There's been a lot of punditty chatter about what the Romney vs. Gingrich struggles means: insiders vs. outsiders, establishment vs. Tea Party, elite vs. non-elite, whatever. But listening to that clip of Gingrich attacking John King, listening the open, undiluted pleasure that Gingrich takes in his own rage, made it clear to me what this is really about. The Republican primary voters are electing their political family a new Drunk Dad. And they want to be sure they get the right kind.
So, Newt Gingrich is getting all kinds of media love after blasting the media in Thursday's debate, and saying that he's "tired of the elite media protecting Barack Obama by attacking Republicans," for example by reporting on things that Republicans running for President have actually said and done. I mean, the "elite media" hasn't fact-checked anything Barack Obama has said in a Presidential debate since before he was elected! How can that be fair?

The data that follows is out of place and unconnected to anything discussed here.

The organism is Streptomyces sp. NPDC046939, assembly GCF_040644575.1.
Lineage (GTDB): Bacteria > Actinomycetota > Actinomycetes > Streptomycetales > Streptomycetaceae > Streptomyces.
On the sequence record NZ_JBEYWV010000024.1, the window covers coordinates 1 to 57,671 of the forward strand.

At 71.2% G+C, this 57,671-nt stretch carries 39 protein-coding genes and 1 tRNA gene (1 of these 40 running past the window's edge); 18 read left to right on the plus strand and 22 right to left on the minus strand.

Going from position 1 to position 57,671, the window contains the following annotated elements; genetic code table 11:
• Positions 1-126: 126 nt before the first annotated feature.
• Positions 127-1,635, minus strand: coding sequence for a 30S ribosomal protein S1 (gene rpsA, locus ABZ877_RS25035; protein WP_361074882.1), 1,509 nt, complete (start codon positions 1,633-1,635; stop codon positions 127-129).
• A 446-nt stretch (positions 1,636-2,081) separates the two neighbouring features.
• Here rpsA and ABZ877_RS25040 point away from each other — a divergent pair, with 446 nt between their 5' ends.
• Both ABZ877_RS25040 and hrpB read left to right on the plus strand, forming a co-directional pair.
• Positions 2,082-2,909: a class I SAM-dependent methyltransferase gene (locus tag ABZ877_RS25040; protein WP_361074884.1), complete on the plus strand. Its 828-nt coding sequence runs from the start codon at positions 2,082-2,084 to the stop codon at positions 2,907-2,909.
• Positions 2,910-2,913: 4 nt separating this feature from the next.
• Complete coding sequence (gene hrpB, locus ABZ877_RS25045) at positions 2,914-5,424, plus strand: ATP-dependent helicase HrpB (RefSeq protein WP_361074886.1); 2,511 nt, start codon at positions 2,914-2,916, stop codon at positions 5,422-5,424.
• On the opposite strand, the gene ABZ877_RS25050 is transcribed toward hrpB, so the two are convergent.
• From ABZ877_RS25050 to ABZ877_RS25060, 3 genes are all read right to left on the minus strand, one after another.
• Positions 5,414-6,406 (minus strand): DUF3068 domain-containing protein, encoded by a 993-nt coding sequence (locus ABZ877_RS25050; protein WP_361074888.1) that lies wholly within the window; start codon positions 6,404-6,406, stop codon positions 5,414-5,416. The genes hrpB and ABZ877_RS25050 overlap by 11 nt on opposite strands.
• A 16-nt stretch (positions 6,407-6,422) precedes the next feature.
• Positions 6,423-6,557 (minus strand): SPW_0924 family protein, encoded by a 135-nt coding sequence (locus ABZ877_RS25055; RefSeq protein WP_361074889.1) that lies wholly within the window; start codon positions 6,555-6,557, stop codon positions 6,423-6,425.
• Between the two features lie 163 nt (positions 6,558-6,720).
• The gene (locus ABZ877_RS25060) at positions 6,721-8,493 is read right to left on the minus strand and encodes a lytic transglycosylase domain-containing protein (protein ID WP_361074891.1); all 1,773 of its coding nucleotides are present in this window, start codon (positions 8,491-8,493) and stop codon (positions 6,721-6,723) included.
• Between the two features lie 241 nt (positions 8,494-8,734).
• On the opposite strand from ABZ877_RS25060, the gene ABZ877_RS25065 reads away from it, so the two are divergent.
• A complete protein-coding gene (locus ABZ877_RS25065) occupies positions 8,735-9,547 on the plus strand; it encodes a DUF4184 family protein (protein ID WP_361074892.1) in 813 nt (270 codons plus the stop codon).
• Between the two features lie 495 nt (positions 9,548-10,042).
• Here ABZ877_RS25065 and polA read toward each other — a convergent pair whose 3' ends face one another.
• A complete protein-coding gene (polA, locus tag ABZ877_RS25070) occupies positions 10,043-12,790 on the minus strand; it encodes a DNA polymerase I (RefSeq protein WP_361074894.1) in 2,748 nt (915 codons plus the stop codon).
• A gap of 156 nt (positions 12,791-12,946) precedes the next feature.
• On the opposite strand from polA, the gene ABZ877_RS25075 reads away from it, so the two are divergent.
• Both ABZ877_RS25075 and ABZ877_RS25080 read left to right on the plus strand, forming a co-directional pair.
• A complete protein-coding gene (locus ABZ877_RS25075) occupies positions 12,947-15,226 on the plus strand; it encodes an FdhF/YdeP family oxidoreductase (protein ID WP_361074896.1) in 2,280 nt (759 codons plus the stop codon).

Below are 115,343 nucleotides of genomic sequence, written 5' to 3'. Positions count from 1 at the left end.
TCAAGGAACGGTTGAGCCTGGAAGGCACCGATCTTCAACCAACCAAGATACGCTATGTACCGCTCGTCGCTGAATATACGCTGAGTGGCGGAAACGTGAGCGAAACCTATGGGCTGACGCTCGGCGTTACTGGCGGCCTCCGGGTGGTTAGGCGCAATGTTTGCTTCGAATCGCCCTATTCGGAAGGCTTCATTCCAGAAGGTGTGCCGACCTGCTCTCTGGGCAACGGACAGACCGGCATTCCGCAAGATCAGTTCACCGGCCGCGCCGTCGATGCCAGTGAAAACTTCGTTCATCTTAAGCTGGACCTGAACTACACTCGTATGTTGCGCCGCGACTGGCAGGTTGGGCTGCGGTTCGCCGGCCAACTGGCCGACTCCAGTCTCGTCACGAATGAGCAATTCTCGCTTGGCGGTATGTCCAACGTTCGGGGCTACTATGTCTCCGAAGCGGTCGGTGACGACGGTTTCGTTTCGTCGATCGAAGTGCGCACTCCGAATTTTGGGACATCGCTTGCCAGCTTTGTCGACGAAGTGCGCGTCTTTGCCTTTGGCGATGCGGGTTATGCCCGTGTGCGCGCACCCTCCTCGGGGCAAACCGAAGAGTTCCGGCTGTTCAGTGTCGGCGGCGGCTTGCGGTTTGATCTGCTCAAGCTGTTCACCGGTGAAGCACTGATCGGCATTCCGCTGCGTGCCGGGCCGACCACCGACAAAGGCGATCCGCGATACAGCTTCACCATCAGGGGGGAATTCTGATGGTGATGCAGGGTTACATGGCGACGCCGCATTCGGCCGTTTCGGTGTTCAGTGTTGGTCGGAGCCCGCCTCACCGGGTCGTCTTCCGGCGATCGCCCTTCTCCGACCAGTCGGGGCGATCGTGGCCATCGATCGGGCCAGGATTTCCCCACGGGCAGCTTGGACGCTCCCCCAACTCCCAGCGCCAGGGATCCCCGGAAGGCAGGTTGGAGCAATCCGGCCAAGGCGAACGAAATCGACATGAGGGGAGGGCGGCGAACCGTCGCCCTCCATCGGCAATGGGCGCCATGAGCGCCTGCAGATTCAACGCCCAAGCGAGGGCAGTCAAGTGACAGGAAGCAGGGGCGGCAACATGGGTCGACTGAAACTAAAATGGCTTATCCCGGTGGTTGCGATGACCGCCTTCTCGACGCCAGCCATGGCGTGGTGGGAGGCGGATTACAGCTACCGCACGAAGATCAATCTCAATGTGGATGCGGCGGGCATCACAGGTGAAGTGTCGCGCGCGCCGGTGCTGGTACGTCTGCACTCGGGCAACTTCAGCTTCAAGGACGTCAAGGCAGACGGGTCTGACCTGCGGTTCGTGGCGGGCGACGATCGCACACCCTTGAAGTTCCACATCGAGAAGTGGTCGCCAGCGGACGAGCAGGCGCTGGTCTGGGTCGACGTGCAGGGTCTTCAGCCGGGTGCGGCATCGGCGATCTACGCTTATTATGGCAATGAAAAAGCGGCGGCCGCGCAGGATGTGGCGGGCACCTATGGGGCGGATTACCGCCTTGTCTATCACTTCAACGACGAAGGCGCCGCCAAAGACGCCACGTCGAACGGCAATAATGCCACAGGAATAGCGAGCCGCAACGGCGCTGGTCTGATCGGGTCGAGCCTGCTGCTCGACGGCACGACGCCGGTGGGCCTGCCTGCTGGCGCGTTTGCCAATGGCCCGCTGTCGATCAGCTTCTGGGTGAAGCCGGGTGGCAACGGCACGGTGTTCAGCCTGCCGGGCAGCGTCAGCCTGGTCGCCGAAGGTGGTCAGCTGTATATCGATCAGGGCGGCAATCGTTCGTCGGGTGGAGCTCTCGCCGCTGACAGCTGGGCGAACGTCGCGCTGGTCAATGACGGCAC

Zandar, at Balloon Juice, points out that Missouri's new Creationism-in-the-schools bill, HB 1227, applies not only to K-12 schools but to the state's public colleges and universities as well. According to the bill, [Read more]
So, Mitt Romney won the New Hampshire primary last night with 39% of the vote. The media is counting it as a big win, which is fair enough. 39% is a perfectly good win in New Hampshire, and very much in line with what many past winners have received. But there are two things that should worry the Mittster.
1) Voter turnout was basically flat from 2008, even though there wasn't a contested Democratic primary this time.
The obvious stories from the Iowa caucuses are that 1) Mitt Romney ended up tied with the long-long-long-shot Rick Santorum, with Ron Paul hot on their heels and 2) Romney still has exactly the same crappy vote totals he had four years ago. But there's an even more important story: the Republican turnout was pretty much exactly what it was four years ago, when the Republican electorate was depressed and demoralized. In fact, when you factor out the independents and caucus-night party-switchers, fewer Republicans showed up to vote last night than in 2008, when their enthusiasm was at its lowest ebb.